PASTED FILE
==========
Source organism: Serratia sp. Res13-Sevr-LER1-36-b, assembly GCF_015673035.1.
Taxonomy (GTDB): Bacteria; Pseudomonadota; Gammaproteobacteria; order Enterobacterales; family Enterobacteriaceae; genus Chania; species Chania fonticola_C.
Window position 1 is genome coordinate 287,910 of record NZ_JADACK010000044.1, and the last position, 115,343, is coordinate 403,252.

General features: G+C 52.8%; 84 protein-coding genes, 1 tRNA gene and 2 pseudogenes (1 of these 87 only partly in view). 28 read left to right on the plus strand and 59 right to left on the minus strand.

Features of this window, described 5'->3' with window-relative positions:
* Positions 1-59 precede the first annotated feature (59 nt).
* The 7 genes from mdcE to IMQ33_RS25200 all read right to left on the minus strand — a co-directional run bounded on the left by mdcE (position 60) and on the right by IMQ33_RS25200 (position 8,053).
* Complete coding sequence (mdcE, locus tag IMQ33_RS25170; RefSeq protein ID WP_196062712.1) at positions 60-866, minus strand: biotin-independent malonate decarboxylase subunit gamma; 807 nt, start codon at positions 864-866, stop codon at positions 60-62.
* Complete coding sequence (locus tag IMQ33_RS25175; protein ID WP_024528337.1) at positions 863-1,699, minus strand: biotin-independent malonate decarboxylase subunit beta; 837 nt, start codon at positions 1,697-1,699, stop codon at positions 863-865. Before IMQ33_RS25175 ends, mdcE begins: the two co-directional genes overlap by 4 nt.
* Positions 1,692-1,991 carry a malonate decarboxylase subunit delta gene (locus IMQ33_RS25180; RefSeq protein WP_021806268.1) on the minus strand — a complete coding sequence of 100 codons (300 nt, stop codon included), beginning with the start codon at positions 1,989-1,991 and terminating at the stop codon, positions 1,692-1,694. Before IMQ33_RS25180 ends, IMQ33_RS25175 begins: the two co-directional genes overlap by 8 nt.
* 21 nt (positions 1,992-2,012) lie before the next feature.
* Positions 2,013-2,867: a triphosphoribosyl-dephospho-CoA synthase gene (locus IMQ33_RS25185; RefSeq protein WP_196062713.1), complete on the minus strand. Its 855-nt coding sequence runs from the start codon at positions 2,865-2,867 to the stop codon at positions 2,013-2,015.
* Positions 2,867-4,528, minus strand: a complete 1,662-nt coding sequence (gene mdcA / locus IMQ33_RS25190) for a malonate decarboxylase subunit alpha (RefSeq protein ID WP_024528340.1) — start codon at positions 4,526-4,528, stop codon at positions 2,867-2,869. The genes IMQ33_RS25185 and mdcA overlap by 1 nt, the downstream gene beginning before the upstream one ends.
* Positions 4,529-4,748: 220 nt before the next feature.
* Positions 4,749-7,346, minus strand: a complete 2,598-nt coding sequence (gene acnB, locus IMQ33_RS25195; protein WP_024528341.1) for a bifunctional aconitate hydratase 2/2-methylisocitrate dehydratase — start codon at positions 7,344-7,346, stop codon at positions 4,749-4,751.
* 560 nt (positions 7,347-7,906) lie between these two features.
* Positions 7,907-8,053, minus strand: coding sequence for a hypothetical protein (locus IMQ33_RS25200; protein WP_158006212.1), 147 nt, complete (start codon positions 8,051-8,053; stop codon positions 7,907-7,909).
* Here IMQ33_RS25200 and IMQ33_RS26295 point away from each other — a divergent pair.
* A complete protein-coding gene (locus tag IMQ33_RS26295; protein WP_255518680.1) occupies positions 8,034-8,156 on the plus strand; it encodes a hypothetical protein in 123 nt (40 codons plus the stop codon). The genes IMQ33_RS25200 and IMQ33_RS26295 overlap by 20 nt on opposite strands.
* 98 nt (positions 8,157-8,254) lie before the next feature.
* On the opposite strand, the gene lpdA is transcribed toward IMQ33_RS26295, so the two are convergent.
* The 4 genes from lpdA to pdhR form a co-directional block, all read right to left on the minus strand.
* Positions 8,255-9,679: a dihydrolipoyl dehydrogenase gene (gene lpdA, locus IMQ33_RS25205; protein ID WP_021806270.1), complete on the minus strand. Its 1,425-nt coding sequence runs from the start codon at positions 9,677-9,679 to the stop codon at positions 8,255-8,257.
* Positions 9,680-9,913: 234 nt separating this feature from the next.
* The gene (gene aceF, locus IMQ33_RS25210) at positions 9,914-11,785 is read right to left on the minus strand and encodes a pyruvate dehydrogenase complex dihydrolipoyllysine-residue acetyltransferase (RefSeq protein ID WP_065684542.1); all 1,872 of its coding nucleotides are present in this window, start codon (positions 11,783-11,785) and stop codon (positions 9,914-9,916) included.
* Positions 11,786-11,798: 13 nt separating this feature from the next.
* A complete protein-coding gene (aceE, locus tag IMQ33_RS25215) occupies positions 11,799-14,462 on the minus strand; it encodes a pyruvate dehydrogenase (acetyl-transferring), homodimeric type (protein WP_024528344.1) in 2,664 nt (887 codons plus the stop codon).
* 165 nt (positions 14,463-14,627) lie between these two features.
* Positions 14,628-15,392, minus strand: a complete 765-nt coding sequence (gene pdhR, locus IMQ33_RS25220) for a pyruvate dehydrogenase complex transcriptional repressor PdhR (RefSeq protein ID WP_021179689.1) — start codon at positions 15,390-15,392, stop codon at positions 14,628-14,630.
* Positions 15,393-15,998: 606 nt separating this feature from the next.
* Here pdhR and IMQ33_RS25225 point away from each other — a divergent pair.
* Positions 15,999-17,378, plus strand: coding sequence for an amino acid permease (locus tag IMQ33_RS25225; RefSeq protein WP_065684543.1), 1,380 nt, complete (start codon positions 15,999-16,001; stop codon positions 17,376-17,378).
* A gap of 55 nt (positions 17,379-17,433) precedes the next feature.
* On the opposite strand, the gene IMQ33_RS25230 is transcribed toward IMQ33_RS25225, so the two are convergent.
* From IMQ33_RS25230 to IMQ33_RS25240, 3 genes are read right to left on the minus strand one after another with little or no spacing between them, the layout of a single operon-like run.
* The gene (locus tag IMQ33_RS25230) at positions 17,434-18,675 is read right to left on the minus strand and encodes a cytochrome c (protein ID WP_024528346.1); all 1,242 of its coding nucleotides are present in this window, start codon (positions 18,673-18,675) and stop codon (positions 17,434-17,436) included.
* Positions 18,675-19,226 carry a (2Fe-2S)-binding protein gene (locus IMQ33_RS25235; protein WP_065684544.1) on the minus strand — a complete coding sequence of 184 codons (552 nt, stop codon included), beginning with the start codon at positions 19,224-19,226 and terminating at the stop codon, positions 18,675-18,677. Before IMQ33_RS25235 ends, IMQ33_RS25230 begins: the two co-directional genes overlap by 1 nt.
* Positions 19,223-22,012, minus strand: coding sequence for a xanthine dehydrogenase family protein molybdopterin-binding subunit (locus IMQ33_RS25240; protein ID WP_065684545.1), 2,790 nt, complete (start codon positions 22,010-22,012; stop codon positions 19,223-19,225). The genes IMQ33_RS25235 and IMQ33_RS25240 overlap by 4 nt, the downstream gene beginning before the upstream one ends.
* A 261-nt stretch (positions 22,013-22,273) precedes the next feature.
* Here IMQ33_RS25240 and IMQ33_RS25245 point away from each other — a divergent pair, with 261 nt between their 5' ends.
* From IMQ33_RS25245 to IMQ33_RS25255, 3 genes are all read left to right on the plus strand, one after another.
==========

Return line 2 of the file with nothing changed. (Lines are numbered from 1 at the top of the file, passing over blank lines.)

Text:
Taxonomy (GTDB): Bacteria; Pseudomonadota; Gammaproteobacteria; order Enterobacterales; family Enterobacteriaceae; genus Chania; species Chania fonticola_C.